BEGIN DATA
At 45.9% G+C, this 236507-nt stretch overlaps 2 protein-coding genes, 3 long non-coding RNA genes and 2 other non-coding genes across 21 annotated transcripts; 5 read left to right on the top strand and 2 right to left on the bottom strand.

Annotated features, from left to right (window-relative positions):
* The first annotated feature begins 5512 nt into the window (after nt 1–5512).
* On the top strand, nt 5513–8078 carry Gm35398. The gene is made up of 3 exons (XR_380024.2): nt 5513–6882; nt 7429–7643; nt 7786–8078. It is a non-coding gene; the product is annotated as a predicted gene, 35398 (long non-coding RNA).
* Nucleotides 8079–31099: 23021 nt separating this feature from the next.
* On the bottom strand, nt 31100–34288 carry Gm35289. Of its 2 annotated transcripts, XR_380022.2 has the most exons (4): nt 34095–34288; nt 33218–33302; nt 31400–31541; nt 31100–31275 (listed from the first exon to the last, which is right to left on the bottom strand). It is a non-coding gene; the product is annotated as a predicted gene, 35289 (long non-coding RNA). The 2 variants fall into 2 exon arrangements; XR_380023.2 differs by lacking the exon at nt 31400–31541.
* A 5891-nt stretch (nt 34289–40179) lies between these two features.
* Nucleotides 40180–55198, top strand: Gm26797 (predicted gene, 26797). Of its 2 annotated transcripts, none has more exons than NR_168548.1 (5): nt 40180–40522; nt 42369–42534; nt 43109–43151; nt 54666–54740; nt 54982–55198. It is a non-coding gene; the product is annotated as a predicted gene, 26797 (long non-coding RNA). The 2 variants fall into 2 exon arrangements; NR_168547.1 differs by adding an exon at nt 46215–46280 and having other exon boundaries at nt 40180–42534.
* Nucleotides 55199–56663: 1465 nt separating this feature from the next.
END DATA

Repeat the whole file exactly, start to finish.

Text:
At 45.9% G+C, this 236507-nt stretch overlaps 2 protein-coding genes, 3 long non-coding RNA genes and 2 other non-coding genes across 21 annotated transcripts; 5 read left to right on the top strand and 2 right to left on the bottom strand.

Annotated features, from left to right (window-relative positions):
* The first annotated feature begins 5512 nt into the window (after nt 1–5512).
* On the top strand, nt 5513–8078 carry Gm35398. The gene is made up of 3 exons (XR_380024.2): nt 5513–6882; nt 7429–7643; nt 7786–8078. It is a non-coding gene; the product is annotated as a predicted gene, 35398 (long non-coding RNA).
* Nucleotides 8079–31099: 23021 nt separating this feature from the next.
* On the bottom strand, nt 31100–34288 carry Gm35289. Of its 2 annotated transcripts, XR_380022.2 has the most exons (4): nt 34095–34288; nt 33218–33302; nt 31400–31541; nt 31100–31275 (listed from the first exon to the last, which is right to left on the bottom strand). It is a non-coding gene; the product is annotated as a predicted gene, 35289 (long non-coding RNA). The 2 variants fall into 2 exon arrangements; XR_380023.2 differs by lacking the exon at nt 31400–31541.
* A 5891-nt stretch (nt 34289–40179) lies between these two features.
* Nucleotides 40180–55198, top strand: Gm26797 (predicted gene, 26797). Of its 2 annotated transcripts, none has more exons than NR_168548.1 (5): nt 40180–40522; nt 42369–42534; nt 43109–43151; nt 54666–54740; nt 54982–55198. It is a non-coding gene; the product is annotated as a predicted gene, 26797 (long non-coding RNA). The 2 variants fall into 2 exon arrangements; NR_168547.1 differs by adding an exon at nt 46215–46280 and having other exon boundaries at nt 40180–42534.
* Nucleotides 55199–56663: 1465 nt separating this feature from the next.